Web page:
He submits that the possession of nuclear arms and the preparation for the
use of nuclear weapons is in violation of public international law and
amounts to a crime against peace and a conspiracy to commit genocide. In
this connection, he refers inter alia to General Comment 14 of the Human
Rights Committee on article 6 of the Covenant. He argues that the army of
the Netherlands is a criminal organisation, since it is preparing a crime
against peace by envisaging the use of nuclear weapons.
3.2 The author argues that by doing military service his life is being
endangered, because of measures of retaliation in case of the use of nuclear
weapons by NATO. He also submits that the use of nuclear weapons by NATO,
through its consequences such as fall-out and nuclear winter, directly
affects his right to life and his right not to be subjected to torture or to
cruel, inhuman or degrading treatment. He argues that the Human Rights
Committee should provide protection to such threat of a violation of these
rights. He further claims that to be forced to become an accessory to crimes
against peace and to violations of the right to life and the right not to be
tortured, makes him a victim of the violation of these articles.
3.3 The author also contends that he is a victim of a violation of articles
14 and 26 of the Covenant, because he has allegedly been denied fair
treatment before the Supreme Court, which held that he was not entitled to
seek a remedy from a civil court, since he could have filed an application
under the Conscientious Objection Act. The author argues, however, that this
law was created for conscientious objections to lawful obligations, arising
from military service, not for objections to obligations that are illegally
imposed and violate international law.
3.4 The author further claims to be a victim of article 18 juncto 5 of the
Covenant. By considering that the author should have applied for alternative
service under the Conscientious Objection Act, the Supreme Court limited the
author's objections with regard to the illegal character of the military
service to a matter of conscience. The author, however, argues that article
18 of the Covenant only applies in case of a conflict between one's
conscience and a valid legal obligation. Thus, according to the author, the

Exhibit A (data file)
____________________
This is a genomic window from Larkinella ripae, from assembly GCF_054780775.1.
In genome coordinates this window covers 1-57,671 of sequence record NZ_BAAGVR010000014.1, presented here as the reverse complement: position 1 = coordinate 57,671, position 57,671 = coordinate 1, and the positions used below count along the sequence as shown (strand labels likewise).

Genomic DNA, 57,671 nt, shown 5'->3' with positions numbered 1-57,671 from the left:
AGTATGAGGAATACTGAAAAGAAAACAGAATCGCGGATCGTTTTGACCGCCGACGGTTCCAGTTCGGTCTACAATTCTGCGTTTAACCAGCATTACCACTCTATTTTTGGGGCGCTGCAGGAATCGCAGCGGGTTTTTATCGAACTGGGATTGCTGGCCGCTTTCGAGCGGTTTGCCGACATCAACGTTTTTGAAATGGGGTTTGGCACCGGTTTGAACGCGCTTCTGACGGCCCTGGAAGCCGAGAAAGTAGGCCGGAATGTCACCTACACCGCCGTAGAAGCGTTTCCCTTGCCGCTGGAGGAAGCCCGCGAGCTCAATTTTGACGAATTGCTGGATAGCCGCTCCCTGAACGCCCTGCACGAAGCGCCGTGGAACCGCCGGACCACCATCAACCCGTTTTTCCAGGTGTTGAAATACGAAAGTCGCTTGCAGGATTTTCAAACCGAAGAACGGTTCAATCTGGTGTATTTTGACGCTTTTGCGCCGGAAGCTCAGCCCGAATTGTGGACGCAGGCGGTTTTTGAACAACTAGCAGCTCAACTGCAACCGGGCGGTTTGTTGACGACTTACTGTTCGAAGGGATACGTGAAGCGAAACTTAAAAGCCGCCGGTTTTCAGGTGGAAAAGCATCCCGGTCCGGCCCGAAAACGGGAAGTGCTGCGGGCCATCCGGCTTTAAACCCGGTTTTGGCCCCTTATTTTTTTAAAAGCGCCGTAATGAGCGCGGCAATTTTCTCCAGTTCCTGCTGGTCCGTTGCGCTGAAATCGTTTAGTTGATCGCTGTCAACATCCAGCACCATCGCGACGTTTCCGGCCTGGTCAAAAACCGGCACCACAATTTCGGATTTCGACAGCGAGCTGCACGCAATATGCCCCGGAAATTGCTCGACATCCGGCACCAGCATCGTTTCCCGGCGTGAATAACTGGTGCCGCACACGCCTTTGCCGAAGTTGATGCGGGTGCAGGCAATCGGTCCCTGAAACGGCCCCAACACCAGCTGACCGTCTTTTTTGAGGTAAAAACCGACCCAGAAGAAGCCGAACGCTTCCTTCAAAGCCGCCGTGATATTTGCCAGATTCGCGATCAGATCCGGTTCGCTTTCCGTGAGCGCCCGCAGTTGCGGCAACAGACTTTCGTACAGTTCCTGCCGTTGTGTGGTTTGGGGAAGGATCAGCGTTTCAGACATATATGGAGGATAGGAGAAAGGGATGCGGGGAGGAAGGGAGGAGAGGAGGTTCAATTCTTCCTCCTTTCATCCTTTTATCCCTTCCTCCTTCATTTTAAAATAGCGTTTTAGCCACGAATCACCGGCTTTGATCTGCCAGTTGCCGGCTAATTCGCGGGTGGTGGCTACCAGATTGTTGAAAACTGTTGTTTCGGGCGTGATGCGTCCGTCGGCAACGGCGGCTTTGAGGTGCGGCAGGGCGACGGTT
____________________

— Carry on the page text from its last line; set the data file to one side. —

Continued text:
Supreme Court did not correctly interpret article 18 of the Covenant,
thereby preventing him from protesting the participation by the defence
force of the Netherlands in a conspiracy to commit a crime against peace and
the crime of genocide.
Issues and proceedings before the Committee:
4.1 Before considering any claim contained in a communication, the Human
Rights Committee must, in accordance with rule 87 of its rules of procedure,
decide whether or not it is admissible under the Optional Protocol to the
4.2 As regards the author's claim that he is a victim of a violation by the
State party of articles 6 and 7 of the Covenant, the Committee observes that
the author cannot claim to be a victim of a violation of articles 6 and 7 by
mere reference to the requirement to do military service FN1. This part of
the communication is therefore inadmissible under article 3 of the Optional
See the Committee's decisions in communications Nos. 401/1990 ( J.P.K. v.
the Netherlands ) and 403/1990 ( T.W.M.B. v. the Netherlands ), declared
inadmissible on 7 November 1991.
4.3 The Committee considers that the author has failed to substantiate, for
purposes of admissibility, his claim that he is a victim of violations of
articles 14, 18 and 26 of the Covenant. This part of the communication is
therefore inadmissible under article 2 of the Optional Protocol.
5. The Human Rights Committee therefore decides:
(a) that the communication is inadmissible under articles 2 and 3 of the
(b) that this decision shall be communicated to the author and, for
information, to the State party.